Soviet dismay over reports that Israel test-fired a nuclear-capable ballistic missile over 500 miles of Mediterranean Sea in mid-July has put a damper on recently improving relations between the two countries.

On Thursday the official Soviet news agency Tass accused Israel of "trying to acquire a nuclear capability for intimidating its Arab neighbors," the latest in a series of criticisms that began last week with Hebrew-language warnings from Radio Moscow against deploying the missiles.

The Soviet complaint, as the first consular delegation in 20 years and a high official of the Russian Orthodox Church visit the Jewish state, has sparked debate in Israel and speculation abroad about its political and strategic significance.

Israel, which is believed to possess nuclear weapons technology, if not the warheads themselves, neither confirms nor denies its development of ballistic missiles or nuclear weapons.

The report of the test appeared in the July 21 issue of the Geneva-based magazine, International Defense Review, and quoted "informed U.S. sources." The missile, reportedly test-fired over the Mediterranean toward Crete, would be capable of reaching all Arab capitals that Israel considers potentially hostile, including Baghdad, in Iraq.

According to the magazine report, Israel is also working toward testing a missile of 900-mile range, capable of striking parts of the southern Soviet Union.

In Israel, the government has attempted to play down the Soviet complaints, and Prime Minister Yitzhak Shamir and Foreign Minister Shimon Peres have made statements aimed at reassuring the Soviets that Israel has no hostile intentions toward it.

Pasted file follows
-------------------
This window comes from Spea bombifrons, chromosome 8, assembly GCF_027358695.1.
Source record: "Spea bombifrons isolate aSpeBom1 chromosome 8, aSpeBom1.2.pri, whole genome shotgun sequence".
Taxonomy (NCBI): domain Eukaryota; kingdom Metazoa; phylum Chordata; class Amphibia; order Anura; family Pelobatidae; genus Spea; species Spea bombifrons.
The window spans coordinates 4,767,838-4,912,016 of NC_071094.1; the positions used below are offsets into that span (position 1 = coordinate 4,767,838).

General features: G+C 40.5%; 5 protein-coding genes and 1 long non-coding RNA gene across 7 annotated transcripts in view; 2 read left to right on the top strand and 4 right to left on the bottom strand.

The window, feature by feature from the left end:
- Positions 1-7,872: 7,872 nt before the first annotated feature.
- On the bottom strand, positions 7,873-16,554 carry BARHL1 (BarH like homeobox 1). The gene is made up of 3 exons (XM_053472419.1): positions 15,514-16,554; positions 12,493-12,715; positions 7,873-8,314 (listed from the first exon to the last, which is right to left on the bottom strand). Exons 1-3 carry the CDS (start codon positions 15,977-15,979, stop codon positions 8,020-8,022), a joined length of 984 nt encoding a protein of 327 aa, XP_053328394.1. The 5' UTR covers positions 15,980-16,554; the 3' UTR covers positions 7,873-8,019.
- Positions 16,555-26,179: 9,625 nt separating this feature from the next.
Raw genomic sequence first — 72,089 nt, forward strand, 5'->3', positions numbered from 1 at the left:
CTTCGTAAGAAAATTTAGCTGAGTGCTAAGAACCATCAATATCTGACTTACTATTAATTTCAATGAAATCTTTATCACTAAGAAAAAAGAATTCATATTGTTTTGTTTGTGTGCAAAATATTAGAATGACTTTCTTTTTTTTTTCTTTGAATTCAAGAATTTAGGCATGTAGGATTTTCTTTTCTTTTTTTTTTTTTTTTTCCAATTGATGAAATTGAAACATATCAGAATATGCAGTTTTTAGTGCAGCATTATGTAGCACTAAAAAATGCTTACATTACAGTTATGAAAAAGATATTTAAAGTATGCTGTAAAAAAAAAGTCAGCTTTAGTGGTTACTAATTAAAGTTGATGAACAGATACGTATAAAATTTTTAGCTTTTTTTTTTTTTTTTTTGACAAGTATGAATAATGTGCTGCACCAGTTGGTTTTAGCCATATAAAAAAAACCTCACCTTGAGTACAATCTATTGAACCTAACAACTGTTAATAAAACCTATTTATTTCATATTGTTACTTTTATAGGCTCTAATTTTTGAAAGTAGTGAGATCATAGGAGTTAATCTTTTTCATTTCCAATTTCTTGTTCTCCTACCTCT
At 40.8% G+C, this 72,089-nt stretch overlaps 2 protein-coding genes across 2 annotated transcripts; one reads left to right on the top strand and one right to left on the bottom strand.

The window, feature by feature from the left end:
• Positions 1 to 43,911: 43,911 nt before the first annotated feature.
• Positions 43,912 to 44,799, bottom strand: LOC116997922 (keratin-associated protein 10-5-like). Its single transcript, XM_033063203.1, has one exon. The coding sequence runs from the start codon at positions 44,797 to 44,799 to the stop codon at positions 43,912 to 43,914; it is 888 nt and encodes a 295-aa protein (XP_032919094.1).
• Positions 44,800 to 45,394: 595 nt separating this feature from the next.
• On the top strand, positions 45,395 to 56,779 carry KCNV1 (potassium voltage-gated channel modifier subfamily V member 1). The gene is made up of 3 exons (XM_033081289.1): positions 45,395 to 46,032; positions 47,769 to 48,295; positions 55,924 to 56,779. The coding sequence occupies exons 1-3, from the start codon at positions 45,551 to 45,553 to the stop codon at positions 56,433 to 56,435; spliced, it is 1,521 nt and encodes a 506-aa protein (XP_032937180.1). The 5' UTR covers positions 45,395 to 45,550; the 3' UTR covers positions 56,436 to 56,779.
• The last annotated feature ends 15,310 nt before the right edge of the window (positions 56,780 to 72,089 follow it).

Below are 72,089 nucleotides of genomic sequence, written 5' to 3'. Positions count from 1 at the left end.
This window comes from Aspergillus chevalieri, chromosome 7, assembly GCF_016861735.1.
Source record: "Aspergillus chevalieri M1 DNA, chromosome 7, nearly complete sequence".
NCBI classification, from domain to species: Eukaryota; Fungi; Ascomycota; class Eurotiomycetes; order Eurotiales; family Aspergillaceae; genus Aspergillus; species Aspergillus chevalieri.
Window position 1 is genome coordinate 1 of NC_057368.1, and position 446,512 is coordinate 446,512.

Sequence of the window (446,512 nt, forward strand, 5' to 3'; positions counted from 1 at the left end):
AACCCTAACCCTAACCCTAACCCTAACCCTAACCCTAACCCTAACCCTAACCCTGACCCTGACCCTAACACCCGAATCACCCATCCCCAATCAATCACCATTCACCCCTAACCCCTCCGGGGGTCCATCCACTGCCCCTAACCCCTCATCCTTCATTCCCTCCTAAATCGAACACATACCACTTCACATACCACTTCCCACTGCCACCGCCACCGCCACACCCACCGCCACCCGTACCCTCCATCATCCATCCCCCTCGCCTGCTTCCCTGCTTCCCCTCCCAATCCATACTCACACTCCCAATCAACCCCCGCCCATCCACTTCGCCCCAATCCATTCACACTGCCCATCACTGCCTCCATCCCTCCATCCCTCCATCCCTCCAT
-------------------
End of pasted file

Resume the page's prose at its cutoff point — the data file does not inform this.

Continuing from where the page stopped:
The Soviet Union, according to analysts, has likely known of Israel's ballistic capabilities before, but it was only this latest test that has caused a stir.

If the Israelis deploy nuclear warheads on the missile, known as Jericho II, there could be "very fast payoffs indeed," said Ian Lesser, a political-military analyst at the Center for Strategic and International Studies.

"It means there is another country with a minimum deterrent, like France," Lesser explained, "which has enough to, so to speak, 'tear off an arm' " in the Soviet Union.

"That is something to reckon with," he observed. "If the Soviets made an issue of it, it suggests that they are upset about it."

Lesser also suggested that military elements in the Soviet Union might find Israel's advances in missile technology disturbing, even as other elements in the Soviet hierarchy are intent on cultivating better relations.

"If you have a ballistic missile of increasingly great range," Lesser said, "the ability of the superpowers to intervene {in the region} without fear of retaliation either to their forces or conceivably in their home territory, goes down. Before, they could intervene with impunity. Now looking out 10 to 12 years from now, one can't be so sure."

Soviet-Israeli relations have been improving in recent months for the first time since the Soviet Union broke diplomatc relations after the 1967 Middle East war. A Soviet consular delegation and a high official of the Russian Orthodox Church are in Israel this week. It was also confirmed this week that the Bolshoi Ballet and Red Army Chorus plan to perform in Israel in 1989.

One official speculated that the Soviet warnings constitute political collateral for Moscow against providing other Arab states with weapons similar to Jericho II, at a time when the Soviet Union and the United States are negotiating to eliminate nuclear missiles of that range from Europe and Asia. If the Soviets want a reason to deny Syria the advanced intermediate-range SS23 that Syria has requested, the Soviet Union has also demonstrated its unhappiness with Israel's development of a comparable missile, the official explained.

Jerusalem Radio reported last week that the Soviet Union decided not to sell Syria intermediate-range SS23 missiles, a new generation of the surface-to-surface SS21 missiles that Syria has. SS21s have a range of about 50 miles.

The predecessor to Jericho II, called Jericho, has a range of about 270 miles. It was reportedly deployed in 1975 and represented a leap forward for Israel in range and accuracy in ballistic missile technology.

Jericho II was said to have been test-fired in unpopulated parts of Iran in the mid- and late 1970s, during a period of Israel's cooperation with Shah Mohammad Reza Pahlavi. The report of a deployment in May 1985 of an unspecified number of nuclear-armed Jericho II missiles in the Negev Desert and the Golan Heights was denied by Israel at the time.